The stakes are high, but we often use the wrong measuring sticks. God’s vision is one of health, of wholeness, of justice for all creation. God’s vision for humanity is not some postcard of snowflakes and a family gathered around a table, with a goose. In God’s vision we’re all vegetarians anyway (check Isaiah last week, the lion was eating grass like on ox). God would have us involved in the building of God’s kingdom.

In John’s Gospel, chapter 10, Jesus says “I came that you might have life, and have it abundantly.” I came that you might have LIFE. He uses the plural “you” which our presiding Bishop from North Carolina translates as “all y’all.” Jesus came, God came into our world, to bring health and wholeness to EVERYONE, to the whole planet.

The central image of Isaiah’s prophecy today is the desert blooming. Now, I know that most of you grew up here in the midwest. This is a place that doesn’t lack for water, which means that we also don’t lack for vegetation. All year round something is growing, something is blooming. Let me tell you, my sinuses know. Missouri is fertile territory. In this state, it is always green somewhere. The desert is different.

Most of the year the desert is dry, brown, quiet. But have you ever been in the desert in the springtime? It’s unbelievable. Stretches of parched sand become fields of flowers seemingly overnight. I remember driving through Joshua Tree California one Spring when I was in college and being stunned silent, overwhelmed by the colors. “The desert shall rejoice” Isaiah tells us. The least expected terrain can show God’s blessing most vibrantly.

There are desert places in our world, countries where people are fleeing violence, where hope is hard to find. There are neighborhoods in this city that are deserts, where healthy food is hard to find and violence comes to easily. There are desert places in our lives, projects set aside, dreams differed, relationships left fallow. Can we be quiet enough to let God show us the blessing that is possible? Can we quiet our own small expectations enough to hear the still small voice of God, presenting us with abundance?

I began by asking, are you prepared? Let me conclude by asking: why are you preparing? What are you preparing for? I think all of us, this preacher included, could use a dose of prophecy. We all need a reminder from time to time that we are not in charge. We need to pray, but we need to let go of the prayer of our culture. We need to let go of the busy, commercial, culturally loaded preparation. Let it go. Advent is a time to realize that we don’t have things together. God does not need us to hang the tinsel. We need to pray: “Our father, who art in heaven, hallowed be they name. THY KINGDOM COME.”

Don’t Despair. Hope

Onto the scene walks John the Baptist. He has wild eyes. A smell hangs about him, and the people are glad this gathering is outdoors. Camel fur, especially wet camel fur, it’s not a pleasant odor. But then they hear his words. “Prepare the way.” A sense of hope awakens.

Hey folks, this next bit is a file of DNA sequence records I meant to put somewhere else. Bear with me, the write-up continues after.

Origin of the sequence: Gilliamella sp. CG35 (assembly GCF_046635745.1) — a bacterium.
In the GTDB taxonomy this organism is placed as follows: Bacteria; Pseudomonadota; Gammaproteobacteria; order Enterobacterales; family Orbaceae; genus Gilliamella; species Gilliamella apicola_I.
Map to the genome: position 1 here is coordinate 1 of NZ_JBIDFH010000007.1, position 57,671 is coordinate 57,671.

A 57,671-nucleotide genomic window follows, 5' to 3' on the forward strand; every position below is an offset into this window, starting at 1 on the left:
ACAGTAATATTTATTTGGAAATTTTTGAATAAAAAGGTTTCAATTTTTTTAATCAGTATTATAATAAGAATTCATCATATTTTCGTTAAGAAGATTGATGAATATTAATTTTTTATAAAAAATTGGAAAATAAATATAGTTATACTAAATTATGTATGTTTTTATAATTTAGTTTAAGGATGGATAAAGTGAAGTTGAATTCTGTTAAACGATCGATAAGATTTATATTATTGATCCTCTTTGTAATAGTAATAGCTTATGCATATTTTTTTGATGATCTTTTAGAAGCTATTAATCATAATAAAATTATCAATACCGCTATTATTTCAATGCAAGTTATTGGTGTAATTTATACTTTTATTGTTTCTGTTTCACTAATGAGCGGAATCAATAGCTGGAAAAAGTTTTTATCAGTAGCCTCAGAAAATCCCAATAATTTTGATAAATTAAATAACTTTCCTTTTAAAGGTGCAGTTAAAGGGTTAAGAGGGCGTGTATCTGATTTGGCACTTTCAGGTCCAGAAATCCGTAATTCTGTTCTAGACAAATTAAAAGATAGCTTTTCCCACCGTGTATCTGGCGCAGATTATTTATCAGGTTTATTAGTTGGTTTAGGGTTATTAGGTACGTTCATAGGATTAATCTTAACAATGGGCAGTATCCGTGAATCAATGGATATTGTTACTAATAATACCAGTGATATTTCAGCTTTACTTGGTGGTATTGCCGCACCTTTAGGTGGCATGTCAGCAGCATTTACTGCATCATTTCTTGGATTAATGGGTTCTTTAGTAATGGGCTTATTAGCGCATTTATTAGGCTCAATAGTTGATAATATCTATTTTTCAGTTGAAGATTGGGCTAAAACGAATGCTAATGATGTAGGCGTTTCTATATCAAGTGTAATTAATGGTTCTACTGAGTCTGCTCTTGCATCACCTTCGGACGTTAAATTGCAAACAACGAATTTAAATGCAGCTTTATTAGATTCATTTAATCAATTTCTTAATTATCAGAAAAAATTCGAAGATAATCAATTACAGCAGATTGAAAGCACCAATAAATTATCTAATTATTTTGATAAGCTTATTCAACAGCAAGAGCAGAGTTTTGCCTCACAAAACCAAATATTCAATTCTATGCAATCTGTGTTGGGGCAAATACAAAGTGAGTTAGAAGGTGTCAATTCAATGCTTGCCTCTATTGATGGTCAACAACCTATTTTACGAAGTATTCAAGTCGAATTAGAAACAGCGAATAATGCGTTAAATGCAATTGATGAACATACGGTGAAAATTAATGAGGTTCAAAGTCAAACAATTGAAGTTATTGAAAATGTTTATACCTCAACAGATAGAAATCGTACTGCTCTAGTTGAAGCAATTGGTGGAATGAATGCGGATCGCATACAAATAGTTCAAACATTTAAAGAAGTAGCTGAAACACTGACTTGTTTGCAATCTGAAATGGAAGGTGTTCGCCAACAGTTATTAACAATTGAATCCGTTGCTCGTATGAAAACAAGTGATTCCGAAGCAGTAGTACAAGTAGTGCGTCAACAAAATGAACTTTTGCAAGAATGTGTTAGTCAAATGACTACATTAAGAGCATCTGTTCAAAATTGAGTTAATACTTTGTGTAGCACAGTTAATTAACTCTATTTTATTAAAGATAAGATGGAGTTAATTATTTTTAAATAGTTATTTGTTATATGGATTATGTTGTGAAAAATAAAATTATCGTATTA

John the Baptist lived at a time of infrastructure investment. The Roman highway system was the greatest public works project the world had ever known. Straight roads ran from Rome to all corners of the known world. They were built to move conquering armies, to keep the people in submission. And this wild man starts preaching about roads. Prepare the way of the Lord. Make his paths straight. John is talking about resistance. These are God’s roads, not Rome’s. Prepare. John is a prophet. John is giving the people prophetic hope.

In the first week of Advent, we heard Bach’s famous hymn “sleeper’s wake.” For those who are woke there are two ways to encounter the world, despair or hope. I’ll let you guess which one I’m preaching about.

John Donne once said, “Despair is the damp of hell as joy is the serenity of heaven.” Damp captures it well.

Despair is toxic. Anyone who has struggled with depression can tell you. Despair is disabling. Despair leaves you feeling frozen, unable to move. If you despair the future, you have no desire to go forward, to walk down that road.

Hope is not quite despair’s opposite. Hope can look a little ragged. Hope can be accompanied with tears. Advent is now a blue season here at Holy Communion. Hope can handle sadness. There might be a reason hope was the only thing unable escape Pandora’s box. Hope can be a little wonky. There’s a reason that Emily Dickinson called it “a thing with feathers.” A thing. Hope, especially the early seeds of hope, can look weak, can look rough. Hope might even wriggle in dressed up in stinky camel fur and eating bugs and wild honey.

The real difference between hope and despair is forward motion. With even a little bit of hope, you can start moving down the road. You can make the path straight. With a little bit of hope for the future, you are oriented forward, and you can pick up momentum. Sometimes it takes a bit of a shock to move from despair toward hope.

I think that’s why John is so rough on the Sadducees and Pharisees. He thinks they have “sold out.” He thinks they have given up. They’re accommodating the empire. They’re on Rome’s payroll. They’ve lost hope. John wants to shock them out of that despair. He doesn’t want the people to see the Pax Romana, peace at the tip of a sword, as normal. Oppression can’t be normal in God’s world. For John, hope needs to be nurtured, kept alive. He wants to shock the people back from despair to hope.